“We have to be wise as serpents…..well maybe a little wiser than serpents.”
“Exactly. Agent McFadyn relies on the judicious use of caution. We can’t treat this like a walk in the park, because it isn’t. And I’m taking his evaluation of you to be word of truth. I’m trusting you to use your common sense. He said I could trust you. He said you’d always try to do your best, even if things became…..difficult.” Kate’s eyes widened at the amount of responsibility being laid at her door.
“Do you disagree with his assessment of you? People pay him money to hire employees, and he has a pretty sharp eye for talent. Do you think he was wrong in your case?”
How was she supposed to answer that? Trick question. Kate sighed and shook her head.
“So. That means we can trust you. You’ll be the messenger. You’re below the radar, obviously just some ‘lovesick girl’…..”
Kate sighed. “I suppose I resemble that remark. I’m hardly a ‘girl’ any more, but the ‘lovesick’ part might be true. Although I don’t see how it can be love. I haven’t known him long enough to love him. It must just be some overwhelming…..infatuation.”
“You wish.” said Gladys, mysteriously. “You can recover from an infatuation.”
“Don’t be ridiculous. Nobody can fall in love in an hour.” Kate’s mind ran straight backwards to the first five minutes she’d known Agent McFadyn, then farther still, until she remembered the exact moment she had looked into his eyes. That would have been the first thirty seconds she knew him, the first ten seconds. That would have been, and should have been, instant, spontaneous, combustion. Kate inhaled sharply with the realization. It couldn’t be. If it wasn’t love, what was it?”
“That quickly, eh?” Gladys chuckled. “Well, stranger things have happened. As I was saying, an attractive woman visiting him is no big deal, the way they look at it, hardly a ripple on the pond. They’ll be sure he’s just trying to chat you into bed and they’ll most likely believe that’s all there is to it.”
“All right, I’ll be the ‘messenger’. Which sounds very sophisticated, but really what you mean is I’m just some glorified ‘gopher’.”
“And I’m some glorified ‘file clerk’ and McFadyn is some glorified computer dweebezoid. But you go on feeling sorry for yourself. Instead of considering yourself lucky to be alive, in love, and doing something fascinating, as well as patriotic. I wouldn’t want to spoil your pity party. Maybe you’ll sit by the side of the road moaning and groaning as life passes you by. Maybe that’s all you’re good at, because that’s all you’ve ever done. Or…..you could try something different.”
“As I was saying.” Kate fixed Gladys with a glare. “I’ll try to keep the mushy ‘love sickness’ to a minimum. I’ll consider handing him my heart on a platter. And I’ll try not to self destruct if somebody destroys him.”
Gladys didn’t look terribly convinced but she pasted on a cheery smile anyway. “Good. Just remember, Six Impossible things before breakfast. You can do it. I know you can.”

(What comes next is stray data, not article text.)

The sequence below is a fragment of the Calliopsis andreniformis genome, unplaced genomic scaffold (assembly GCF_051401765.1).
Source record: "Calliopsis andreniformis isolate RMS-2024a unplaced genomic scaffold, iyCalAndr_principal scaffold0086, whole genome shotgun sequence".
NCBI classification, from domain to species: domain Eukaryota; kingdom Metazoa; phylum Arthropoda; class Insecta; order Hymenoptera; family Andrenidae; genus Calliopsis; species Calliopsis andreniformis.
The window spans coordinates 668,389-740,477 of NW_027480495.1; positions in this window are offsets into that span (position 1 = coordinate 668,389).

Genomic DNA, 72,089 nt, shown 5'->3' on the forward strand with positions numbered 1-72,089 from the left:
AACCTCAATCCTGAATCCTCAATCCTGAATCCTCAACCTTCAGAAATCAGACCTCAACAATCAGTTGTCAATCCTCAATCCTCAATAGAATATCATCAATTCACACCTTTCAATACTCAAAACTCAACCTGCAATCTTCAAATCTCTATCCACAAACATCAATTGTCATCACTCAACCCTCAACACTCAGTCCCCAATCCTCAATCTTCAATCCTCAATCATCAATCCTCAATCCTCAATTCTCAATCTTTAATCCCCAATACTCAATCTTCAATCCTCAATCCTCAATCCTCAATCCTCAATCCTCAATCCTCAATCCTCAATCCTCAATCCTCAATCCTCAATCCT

“I’m not feeling sorry for myself.” Kate resisted an urge to stamp her foot.
“Self-pity doesn’t become you, but I’m sure you’ll figure that out for yourself, one of these days.”
Gladys was actually laughing at her. The woman had a lot of nerve. “Any further instructions…..‘Field Marshal’ Montgomery?”
Gladys looked sympathetic, but unyielding. “Sorry to be so rough on you Kate, but I try to tell it like I see it. We’ll talk when you get back.”
Ms. Montgomery turned into the hospital cafeteria, and Kate continued on her way, alone. She made her way to the elevators, went up three floors, and down a very long hallway. She was about to cruise right past the nurse’s station when the nearest nurse, a pretty woman with dark hair pulled severely back, stopped her.
“Excuse me, Miss. You can’t go down that way. We’ve got it cordoned off, for security purposes.”
Kate was fairly sure she knew ‘what’, or rather ‘who’ was the source of the security issue.
“You’re talking about Agent McFadyn. I’m actually here to see him. He’s expecting me.”
The woman looked flustered. “Just a minute. Let me call down to the front desk.”
Kate tried to be patient, but by now the strain of the day was causing her to sway on her feet. The woman nodded several times and then looked at Kate quite directly.
“What’s your name?”
“Show me some ID.”
Kate reluctantly got out her wallet and flipped it open. “All right.” the nurse said, finally. “You can go ahead. But be sure and let me know on your way out. We have to keep close track of everyone entering or leaving that area.” She fixed Kate with what seemed to be a disapproving stare. Kate had a quick flicker of thought, wondering whether the nurse disapproved of anyone entering the forbidden area, or whether she disapproved of women going to see Gareth McFadyn. Running the gauntlet wasn’t quite finished however. Outside Gareth’s door, an armed guard sat on an uncomfortable looking chair, reading a magazine. He looked up when Kate approached, going from bored to displeased in half a heartbeat. He came to his feet, a disagreeable frown telling Kate her presence wasn’t exactly welcome. Undaunted, Kate reached for her purse. This time she’d be prepared, she’d have her identification ready.
“Just a moment, I’ve got my ID right here.”
“I’m afraid you’ll have to do better than that. After you tell me who you are, you’ll have to hand over the purse, and anything else you’re carrying. Kate wasn’t carrying anything else. “And then I’ll have to search you.”
“Wow,” Kate said, “just like in the movies. How did I get so lucky?”